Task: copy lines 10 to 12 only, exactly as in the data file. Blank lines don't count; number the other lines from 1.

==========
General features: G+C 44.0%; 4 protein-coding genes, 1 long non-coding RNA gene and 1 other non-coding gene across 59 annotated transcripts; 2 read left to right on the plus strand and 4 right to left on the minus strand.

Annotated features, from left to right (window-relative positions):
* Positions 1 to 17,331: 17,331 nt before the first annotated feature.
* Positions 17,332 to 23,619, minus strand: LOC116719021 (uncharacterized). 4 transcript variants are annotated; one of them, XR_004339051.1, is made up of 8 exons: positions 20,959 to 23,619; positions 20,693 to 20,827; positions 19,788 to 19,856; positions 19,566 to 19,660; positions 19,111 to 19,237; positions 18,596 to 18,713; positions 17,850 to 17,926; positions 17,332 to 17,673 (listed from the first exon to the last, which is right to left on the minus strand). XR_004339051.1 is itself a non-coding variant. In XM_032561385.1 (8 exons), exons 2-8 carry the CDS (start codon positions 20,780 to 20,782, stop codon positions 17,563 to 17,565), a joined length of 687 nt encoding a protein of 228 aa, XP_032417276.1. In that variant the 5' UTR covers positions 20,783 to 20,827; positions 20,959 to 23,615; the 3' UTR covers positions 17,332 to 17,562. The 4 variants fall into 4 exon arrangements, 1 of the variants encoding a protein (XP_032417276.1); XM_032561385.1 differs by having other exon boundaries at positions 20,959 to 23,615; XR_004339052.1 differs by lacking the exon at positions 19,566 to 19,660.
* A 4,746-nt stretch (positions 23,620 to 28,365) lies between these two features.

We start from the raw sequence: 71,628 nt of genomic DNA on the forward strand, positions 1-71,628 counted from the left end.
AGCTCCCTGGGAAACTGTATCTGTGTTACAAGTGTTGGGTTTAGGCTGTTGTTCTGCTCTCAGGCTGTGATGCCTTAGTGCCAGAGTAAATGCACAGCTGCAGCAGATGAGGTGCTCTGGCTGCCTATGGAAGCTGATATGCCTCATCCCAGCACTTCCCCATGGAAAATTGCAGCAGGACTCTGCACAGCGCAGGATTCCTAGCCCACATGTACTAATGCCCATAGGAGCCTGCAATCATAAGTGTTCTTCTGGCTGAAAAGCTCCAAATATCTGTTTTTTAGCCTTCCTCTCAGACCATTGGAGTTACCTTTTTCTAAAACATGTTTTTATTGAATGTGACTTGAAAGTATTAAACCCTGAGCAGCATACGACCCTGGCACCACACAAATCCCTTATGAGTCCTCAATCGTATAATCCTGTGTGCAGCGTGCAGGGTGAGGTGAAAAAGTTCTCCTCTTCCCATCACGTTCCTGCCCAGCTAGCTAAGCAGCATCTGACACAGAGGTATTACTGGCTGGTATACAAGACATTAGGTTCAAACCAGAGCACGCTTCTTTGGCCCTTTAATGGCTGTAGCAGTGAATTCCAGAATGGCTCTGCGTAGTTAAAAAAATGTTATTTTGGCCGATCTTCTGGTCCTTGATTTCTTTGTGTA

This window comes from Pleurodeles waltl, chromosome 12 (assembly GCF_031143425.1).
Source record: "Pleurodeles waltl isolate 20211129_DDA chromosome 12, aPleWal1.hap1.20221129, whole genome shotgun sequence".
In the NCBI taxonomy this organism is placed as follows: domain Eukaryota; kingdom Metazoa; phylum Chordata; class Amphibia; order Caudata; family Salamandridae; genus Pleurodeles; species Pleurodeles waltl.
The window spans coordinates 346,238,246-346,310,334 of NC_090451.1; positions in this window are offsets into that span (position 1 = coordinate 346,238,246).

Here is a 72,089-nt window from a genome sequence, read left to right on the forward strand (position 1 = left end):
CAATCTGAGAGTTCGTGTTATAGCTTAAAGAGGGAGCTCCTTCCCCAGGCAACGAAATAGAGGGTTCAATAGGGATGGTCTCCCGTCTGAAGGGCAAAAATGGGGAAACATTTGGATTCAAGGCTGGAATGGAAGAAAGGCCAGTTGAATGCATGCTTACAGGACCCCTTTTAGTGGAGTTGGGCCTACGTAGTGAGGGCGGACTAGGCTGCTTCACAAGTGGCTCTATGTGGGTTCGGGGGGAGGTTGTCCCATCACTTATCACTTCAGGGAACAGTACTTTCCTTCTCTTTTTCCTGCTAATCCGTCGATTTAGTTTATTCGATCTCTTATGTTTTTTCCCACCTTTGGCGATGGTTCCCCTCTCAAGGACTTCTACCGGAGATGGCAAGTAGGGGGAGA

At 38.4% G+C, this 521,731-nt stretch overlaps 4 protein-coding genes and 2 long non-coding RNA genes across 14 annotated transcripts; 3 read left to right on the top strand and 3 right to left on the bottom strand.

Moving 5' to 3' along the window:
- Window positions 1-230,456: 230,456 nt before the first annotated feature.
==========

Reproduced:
In the NCBI taxonomy this organism is placed as follows: domain Eukaryota; kingdom Metazoa; phylum Chordata; class Amphibia; order Caudata; family Salamandridae; genus Pleurodeles; species Pleurodeles waltl.
The window spans coordinates 346,238,246-346,310,334 of NC_090451.1; positions in this window are offsets into that span (position 1 = coordinate 346,238,246).

Here is a 72,089-nt window from a genome sequence, read left to right on the forward strand (position 1 = left end):